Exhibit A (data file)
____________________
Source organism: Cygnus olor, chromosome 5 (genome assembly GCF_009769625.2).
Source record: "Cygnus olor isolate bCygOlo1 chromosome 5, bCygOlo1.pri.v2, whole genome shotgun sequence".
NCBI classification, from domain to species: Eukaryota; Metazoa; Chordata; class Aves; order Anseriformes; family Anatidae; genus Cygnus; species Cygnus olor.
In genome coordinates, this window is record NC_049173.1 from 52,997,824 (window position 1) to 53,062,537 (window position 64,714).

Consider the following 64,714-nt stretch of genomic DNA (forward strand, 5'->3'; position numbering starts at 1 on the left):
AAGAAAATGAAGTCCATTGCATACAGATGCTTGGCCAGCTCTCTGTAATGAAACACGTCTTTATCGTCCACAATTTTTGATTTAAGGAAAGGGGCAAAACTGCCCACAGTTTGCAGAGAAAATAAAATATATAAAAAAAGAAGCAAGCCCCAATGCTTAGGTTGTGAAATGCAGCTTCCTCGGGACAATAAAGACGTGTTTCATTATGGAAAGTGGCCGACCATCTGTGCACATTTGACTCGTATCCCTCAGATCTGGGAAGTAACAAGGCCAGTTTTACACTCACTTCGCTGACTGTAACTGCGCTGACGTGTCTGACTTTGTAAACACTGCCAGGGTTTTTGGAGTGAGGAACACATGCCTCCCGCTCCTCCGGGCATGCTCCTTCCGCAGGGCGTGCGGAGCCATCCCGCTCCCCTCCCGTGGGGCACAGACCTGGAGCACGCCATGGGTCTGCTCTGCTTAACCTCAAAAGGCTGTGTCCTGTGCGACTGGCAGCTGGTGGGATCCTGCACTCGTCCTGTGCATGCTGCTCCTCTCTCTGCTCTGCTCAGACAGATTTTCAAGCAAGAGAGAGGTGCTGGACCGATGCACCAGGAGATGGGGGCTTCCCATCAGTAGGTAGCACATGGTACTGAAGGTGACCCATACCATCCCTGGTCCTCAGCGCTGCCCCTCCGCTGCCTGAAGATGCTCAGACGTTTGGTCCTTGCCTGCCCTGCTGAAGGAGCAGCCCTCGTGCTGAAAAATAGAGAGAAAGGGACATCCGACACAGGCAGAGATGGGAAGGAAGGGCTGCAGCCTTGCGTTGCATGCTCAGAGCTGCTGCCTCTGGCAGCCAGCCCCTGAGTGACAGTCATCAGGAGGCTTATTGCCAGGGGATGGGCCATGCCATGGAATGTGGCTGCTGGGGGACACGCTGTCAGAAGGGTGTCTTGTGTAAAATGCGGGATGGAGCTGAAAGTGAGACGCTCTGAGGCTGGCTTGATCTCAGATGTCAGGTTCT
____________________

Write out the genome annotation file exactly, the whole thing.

Source organism: Cygnus olor, chromosome 5 (genome assembly GCF_009769625.2).
Source record: "Cygnus olor isolate bCygOlo1 chromosome 5, bCygOlo1.pri.v2, whole genome shotgun sequence".
NCBI classification, from domain to species: Eukaryota; Metazoa; Chordata; class Aves; order Anseriformes; family Anatidae; genus Cygnus; species Cygnus olor.
In genome coordinates, this window is record NC_049173.1 from 52,997,824 (window position 1) to 53,062,537 (window position 64,714).

Consider the following 64,714-nt stretch of genomic DNA (forward strand, 5'->3'; position numbering starts at 1 on the left):
AAGAAAATGAAGTCCATTGCATACAGATGCTTGGCCAGCTCTCTGTAATGAAACACGTCTTTATCGTCCACAATTTTTGATTTAAGGAAAGGGGCAAAACTGCCCACAGTTTGCAGAGAAAATAAAATATATAAAAAAAGAAGCAAGCCCCAATGCTTAGGTTGTGAAATGCAGCTTCCTCGGGACAATAAAGACGTGTTTCATTATGGAAAGTGGCCGACCATCTGTGCACATTTGACTCGTATCCCTCAGATCTGGGAAGTAACAAGGCCAGTTTTACACTCACTTCGCTGACTGTAACTGCGCTGACGTGTCTGACTTTGTAAACACTGCCAGGGTTTTTGGAGTGAGGAACACATGCCTCCCGCTCCTCCGGGCATGCTCCTTCCGCAGGGCGTGCGGAGCCATCCCGCTCCCCTCCCGTGGGGCACAGACCTGGAGCACGCCATGGGTCTGCTCTGCTTAACCTCAAAAGGCTGTGTCCTGTGCGACTGGCAGCTGGTGGGATCCTGCACTCGTCCTGTGCATGCTGCTCCTCTCTCTGCTCTGCTCAGACAGATTTTCAAGCAAGAGAGAGGTGCTGGACCGATGCACCAGGAGATGGGGGCTTCCCATCAGTAGGTAGCACATGGTACTGAAGGTGACCCATACCATCCCTGGTCCTCAGCGCTGCCCCTCCGCTGCCTGAAGATGCTCAGACGTTTGGTCCTTGCCTGCCCTGCTGAAGGAGCAGCCCTCGTGCTGAAAAATAGAGAGAAAGGGACATCCGACACAGGCAGAGATGGGAAGGAAGGGCTGCAGCCTTGCGTTGCATGCTCAGAGCTGCTGCCTCTGGCAGCCAGCCCCTGAGTGACAGTCATCAGGAGGCTTATTGCCAGGGGATGGGCCATGCCATGGAATGTGGCTGCTGGGGGACACGCTGTCAGAAGGGTGTCTTGTGTAAAATGCGGGATGGAGCTGAAAGTGAGACGCTCTGAGGCTGGCTTGATCTCAGATGTCAGGTTCT